Render farms. Ugh. so I know that I am simply not rendering this myself. After some quick calculations I worked out that it would take 3 months of 24/7 rendering to get this thing finished. At least.

Having to produce images at 4X the size of 1080p so that the visuals are high enough resolution and also stretch 360 degrees around you, takes sometime to process. It entails creating an ‘equirectangular’ as explained in this tutorial: Octane 360 in C4D

One of the great things about Octane is it’s use of onboard GPU power. it’s one of the main reasons I use it now, having purchased a GTX970 video card I found that it did speed up rendering a lot. The added viewport window is also brilliant, especially as C4Ds perspective wireframe is slooooooow at times. The biggest issue appears to be support from render farms. OTOY usually don’t give out licenses for render farms as they have aimed their engine at people who want to use their own PC and video cards. It’s totally scalable, which means that multiple cards offer an increase of exactly what that card would be capable of on it’s own. i.e two GTX 970s are twice as effective as one, etc…

This has meant I’ve had to go shop for my render farm requirements. After a LOT of searching I’ve had to settle on a Polish company called ULTRARENDER. to be fair, they’ve been very helpful and even have gone beyond what they needed to do already. The reason Ultrarender is different is because you rent a server filled with high spec cards rather than very fast processors and RAM. The machine I’m using currently has 6 GTX980s and a Tesla, which makes it pretty nippy. It’s not cheap though. I’m spending around £700 for a weeks rental. Hopefully I’ll have enough time to get at least one sequence finished for my presentation. That would be around 1.30mins, which fits in nicely with my 3 min slot.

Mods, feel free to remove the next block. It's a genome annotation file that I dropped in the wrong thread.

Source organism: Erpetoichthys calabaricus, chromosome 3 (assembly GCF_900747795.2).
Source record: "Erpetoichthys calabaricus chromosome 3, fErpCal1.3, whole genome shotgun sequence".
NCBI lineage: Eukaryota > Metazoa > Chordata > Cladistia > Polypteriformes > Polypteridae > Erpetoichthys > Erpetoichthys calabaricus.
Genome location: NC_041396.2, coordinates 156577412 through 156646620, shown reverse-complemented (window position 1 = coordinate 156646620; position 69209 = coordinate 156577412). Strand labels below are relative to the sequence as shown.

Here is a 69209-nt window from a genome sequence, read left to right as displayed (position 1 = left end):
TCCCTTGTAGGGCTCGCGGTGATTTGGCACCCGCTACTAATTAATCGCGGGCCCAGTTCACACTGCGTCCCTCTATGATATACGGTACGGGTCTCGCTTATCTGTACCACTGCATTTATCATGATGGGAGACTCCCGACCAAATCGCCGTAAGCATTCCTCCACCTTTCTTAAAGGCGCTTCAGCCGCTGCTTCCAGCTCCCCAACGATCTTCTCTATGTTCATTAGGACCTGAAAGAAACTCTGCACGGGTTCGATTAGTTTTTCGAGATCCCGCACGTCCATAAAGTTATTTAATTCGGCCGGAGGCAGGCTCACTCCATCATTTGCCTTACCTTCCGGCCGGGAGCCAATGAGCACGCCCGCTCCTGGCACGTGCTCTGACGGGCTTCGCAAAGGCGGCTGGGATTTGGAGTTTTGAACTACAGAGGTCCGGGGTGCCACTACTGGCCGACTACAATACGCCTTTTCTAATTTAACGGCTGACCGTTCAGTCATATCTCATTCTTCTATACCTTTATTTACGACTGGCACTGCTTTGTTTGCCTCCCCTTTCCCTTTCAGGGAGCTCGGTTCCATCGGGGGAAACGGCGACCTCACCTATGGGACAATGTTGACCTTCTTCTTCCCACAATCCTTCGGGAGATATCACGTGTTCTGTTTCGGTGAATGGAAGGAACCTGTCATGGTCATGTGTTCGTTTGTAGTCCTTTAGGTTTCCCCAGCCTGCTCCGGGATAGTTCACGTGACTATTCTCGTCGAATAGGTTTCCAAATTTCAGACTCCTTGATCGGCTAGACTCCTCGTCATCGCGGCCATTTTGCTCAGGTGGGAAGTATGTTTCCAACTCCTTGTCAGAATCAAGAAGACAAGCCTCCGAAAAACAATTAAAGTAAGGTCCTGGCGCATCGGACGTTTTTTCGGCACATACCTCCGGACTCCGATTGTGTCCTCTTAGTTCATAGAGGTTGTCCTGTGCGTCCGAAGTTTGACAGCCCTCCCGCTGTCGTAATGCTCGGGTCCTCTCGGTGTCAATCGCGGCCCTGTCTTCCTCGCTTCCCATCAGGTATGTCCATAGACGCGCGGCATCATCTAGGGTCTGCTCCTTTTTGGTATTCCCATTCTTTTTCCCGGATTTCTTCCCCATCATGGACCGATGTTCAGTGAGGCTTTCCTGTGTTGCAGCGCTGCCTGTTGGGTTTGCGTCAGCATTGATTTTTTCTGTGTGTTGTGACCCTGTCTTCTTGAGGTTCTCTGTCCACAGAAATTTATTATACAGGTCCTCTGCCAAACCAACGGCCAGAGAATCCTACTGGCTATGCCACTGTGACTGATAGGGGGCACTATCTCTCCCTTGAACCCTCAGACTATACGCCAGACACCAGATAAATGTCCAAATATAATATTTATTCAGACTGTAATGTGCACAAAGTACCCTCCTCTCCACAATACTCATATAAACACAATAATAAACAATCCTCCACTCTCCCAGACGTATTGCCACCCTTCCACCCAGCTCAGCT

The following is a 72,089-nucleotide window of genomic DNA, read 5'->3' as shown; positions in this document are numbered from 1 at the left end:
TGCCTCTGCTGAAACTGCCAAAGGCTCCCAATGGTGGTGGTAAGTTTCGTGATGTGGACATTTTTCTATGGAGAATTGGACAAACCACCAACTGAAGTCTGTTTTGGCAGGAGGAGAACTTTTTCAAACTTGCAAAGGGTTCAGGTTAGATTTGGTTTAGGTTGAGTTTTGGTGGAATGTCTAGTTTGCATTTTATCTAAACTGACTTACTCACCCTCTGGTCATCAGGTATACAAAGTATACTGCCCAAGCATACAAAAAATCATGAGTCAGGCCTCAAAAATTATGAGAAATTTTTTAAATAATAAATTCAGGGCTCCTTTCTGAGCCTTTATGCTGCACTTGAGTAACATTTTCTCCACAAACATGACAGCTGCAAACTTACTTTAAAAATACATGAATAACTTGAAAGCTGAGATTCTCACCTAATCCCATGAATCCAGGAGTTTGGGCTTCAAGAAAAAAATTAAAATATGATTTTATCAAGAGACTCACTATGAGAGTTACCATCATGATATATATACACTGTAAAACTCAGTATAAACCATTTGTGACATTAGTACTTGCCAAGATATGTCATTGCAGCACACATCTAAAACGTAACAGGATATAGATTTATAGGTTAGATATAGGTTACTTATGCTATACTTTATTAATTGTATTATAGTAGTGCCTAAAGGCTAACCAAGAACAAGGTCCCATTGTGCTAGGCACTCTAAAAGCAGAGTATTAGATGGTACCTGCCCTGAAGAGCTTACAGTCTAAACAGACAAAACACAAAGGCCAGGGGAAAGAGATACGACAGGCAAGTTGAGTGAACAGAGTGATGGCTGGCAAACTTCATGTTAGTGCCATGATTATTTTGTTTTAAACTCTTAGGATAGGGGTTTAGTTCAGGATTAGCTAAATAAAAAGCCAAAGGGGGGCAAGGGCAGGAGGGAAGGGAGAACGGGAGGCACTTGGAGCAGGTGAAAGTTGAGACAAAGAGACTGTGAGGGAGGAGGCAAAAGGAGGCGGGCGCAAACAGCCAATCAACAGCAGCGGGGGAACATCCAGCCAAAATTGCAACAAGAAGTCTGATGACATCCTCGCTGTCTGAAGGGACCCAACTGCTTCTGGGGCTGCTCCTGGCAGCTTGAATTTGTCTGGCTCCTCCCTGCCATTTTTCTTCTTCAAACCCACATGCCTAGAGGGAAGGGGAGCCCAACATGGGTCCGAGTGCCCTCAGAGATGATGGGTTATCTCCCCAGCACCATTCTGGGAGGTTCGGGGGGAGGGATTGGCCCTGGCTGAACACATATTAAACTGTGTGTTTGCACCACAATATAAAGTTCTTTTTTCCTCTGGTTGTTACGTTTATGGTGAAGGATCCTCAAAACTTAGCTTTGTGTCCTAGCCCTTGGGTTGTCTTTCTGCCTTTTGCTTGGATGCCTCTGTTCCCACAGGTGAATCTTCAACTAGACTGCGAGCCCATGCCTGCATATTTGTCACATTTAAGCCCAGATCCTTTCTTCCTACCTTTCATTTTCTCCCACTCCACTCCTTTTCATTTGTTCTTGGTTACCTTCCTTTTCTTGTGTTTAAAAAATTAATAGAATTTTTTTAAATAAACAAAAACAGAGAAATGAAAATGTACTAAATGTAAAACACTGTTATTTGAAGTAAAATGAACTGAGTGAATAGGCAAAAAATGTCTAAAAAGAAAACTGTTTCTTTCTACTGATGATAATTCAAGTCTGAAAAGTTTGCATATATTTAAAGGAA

Mostly so far I’ve been installing programs on the server using a program called TeamViewer. it allows for remote operation of the server and allows me to install everything I would need. I’ve then moved everything from Dropbox where it was stored earlier, to the server to render. The problem is the licenses to use various bits of software have been a total pain.

OTOY allow you to disconnect your program from one computer to use it on another, so no problem (other than the hour wait per deactivation/activation).

Greyscale Gorilla there’s no issue with at all. just install!

Maxon on the other hand don’t allow me to use my student copy of C4D on any other machine (other than the one originally set up with). I can use it, but the resolution is choked at 800×600 and I can’t save PNG sequences (which I need to). So I’m now uploading an older copy I have to try and make that work… continual installing. This sucks.

test 001test 002

Some of the more odd / better music videos I’ve happened across. A lot of these were released within the last 3 years and are a fairly good indication of videos within metal (and industrial and Primus…).

Mastodon – This video sparked a lot of talk because it uses imagery not usually associated with rock and metal, namely twerking.

Devil Wears Prada – Nice use of puppets, also a bit different.

Every time i die – just a big dumb video of a band having fun. kinda cool. not very original.

Behemoth – Lots of dark imagery. More conceptual than full on performance.

Rivers of Nihil – Tech Death metal, a bit of a change from the usual performance video. Although it does still sit in the ‘standard band in wasteland/decrepit house/warehouse’ arena.

Animation this time. Looks like lots of After Effects.

Very typical performance + epic narrative going on here

Slayer – going for a very filmic narrative here. plus the usual performance stuff.

Not a known band at all, but I thought the data mashing was kind of cool.